scorecardThe Fed will definitely be done tightening if there's a government shutdown, top Morgan Stanley economist says
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The Fed will definitely be done tightening if there's a government shutdown, top Morgan Stanley economist says

George Glover   

The Fed will definitely be done tightening if there's a government shutdown, top Morgan Stanley economist says
Investment1 min read
  • The Federal Reserve could be about to call time on its rate-hiking campaign, according to Morgan Stanley's top economist.
  • That's because a government shutdown could rob the central bank of key economic data.

The looming government shutdown boosts the odds that the Federal Reserve calls time on its war against inflation, according to Morgan Stanley's chief US economist.

Ellen Zentner said Friday that the likelihood of the central bank raising interest rates again in November will fall if a political deadlock in Washington means that government agencies can't provide it with key economic data like the monthly Non-Farm Payrolls report.

"In monetary policy making, uncertainty tends to lead to policy paralysis," she told Bloomberg's "What Goes Up" podcast.

"If it's a full government shutdown, then you don't really get any of the government data," Zentner added.

"And so if we're lacking data that the Fed can officially sink its teeth into, then that's going to lead to an inability to make a decision about the path for rates. The lens of the Fed becomes foggy."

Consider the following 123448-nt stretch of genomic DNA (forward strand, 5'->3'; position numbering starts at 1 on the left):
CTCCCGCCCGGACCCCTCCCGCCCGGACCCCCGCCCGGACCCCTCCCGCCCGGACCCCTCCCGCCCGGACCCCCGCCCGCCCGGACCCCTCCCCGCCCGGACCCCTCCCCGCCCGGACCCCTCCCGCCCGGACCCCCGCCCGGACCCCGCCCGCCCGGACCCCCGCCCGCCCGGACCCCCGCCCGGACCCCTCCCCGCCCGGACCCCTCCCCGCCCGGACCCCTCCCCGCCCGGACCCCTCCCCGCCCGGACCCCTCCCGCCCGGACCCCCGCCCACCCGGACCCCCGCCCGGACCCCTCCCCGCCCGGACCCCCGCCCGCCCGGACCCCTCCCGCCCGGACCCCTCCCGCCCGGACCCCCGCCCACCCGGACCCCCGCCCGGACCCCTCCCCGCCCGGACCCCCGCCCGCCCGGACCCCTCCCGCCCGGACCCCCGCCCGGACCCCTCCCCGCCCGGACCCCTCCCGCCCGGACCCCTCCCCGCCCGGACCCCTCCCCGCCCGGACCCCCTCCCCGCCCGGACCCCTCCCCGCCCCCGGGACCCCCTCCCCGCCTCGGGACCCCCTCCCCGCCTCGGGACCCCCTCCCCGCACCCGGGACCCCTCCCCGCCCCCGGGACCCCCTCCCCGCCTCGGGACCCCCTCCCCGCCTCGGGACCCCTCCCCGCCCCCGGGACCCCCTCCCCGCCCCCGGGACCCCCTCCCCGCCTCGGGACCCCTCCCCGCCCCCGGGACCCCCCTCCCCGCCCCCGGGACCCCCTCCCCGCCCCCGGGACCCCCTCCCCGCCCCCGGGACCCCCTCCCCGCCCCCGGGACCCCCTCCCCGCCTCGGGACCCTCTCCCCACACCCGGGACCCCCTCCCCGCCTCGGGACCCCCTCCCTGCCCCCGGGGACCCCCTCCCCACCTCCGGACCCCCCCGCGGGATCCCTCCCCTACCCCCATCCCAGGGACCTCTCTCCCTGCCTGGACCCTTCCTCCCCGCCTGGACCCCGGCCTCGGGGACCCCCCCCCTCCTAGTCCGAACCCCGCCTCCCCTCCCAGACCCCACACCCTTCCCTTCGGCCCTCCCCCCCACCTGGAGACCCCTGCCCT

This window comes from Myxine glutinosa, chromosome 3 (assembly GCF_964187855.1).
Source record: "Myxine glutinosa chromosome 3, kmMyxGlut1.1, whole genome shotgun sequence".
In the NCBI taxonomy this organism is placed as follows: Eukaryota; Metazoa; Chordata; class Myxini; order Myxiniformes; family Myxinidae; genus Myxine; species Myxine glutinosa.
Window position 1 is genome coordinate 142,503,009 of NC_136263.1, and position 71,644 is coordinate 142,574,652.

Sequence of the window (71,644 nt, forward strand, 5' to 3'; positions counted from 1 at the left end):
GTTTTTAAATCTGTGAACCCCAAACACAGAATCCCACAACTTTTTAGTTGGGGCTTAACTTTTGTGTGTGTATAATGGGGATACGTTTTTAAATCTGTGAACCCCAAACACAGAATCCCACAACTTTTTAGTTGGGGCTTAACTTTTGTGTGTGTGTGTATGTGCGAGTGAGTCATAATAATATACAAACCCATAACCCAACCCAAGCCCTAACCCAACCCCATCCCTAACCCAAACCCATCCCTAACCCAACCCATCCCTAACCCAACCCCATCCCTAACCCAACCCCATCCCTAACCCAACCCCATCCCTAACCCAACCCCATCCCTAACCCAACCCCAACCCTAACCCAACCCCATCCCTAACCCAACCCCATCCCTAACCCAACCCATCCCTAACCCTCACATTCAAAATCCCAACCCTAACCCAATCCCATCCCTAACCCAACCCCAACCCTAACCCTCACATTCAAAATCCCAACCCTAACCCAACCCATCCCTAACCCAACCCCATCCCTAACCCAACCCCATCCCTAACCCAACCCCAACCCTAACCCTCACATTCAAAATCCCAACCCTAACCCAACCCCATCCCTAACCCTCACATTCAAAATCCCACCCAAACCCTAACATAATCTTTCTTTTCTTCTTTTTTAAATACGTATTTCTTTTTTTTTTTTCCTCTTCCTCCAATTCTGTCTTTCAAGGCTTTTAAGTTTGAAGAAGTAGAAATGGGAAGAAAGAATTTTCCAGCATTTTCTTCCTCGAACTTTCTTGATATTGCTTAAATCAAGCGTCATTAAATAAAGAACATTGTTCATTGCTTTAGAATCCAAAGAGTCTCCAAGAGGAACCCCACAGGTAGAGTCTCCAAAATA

Congress will shut down next weekend if lawmakers are unable to strike a budget deal, with hardline Republicans calling for tighter spending controls.

Millions of federal workers will be furloughed if they can't reach an agreement by midnight on Saturday, September 30.

The shutdown could impede the Fed's policy decision-making capabilities as it weighs up whether to crush inflation for good with further rate hikes, or call time on its tightening campaign in a bid to prop up the US labor market. Around 40% of traders expect the central bank to hike borrowing costs again before the end of this year, according to CME Group's Fedwatch tool.

While the Fed not raising rates again would likely be a cause for celebration for investors, Zentner warned that any uplift to the economy could be canceled out by the negative impact of a government shutdown.

The US's GDP growth is likely to fall by 0.2 percentage points for every week the stand-off drags on, she said.




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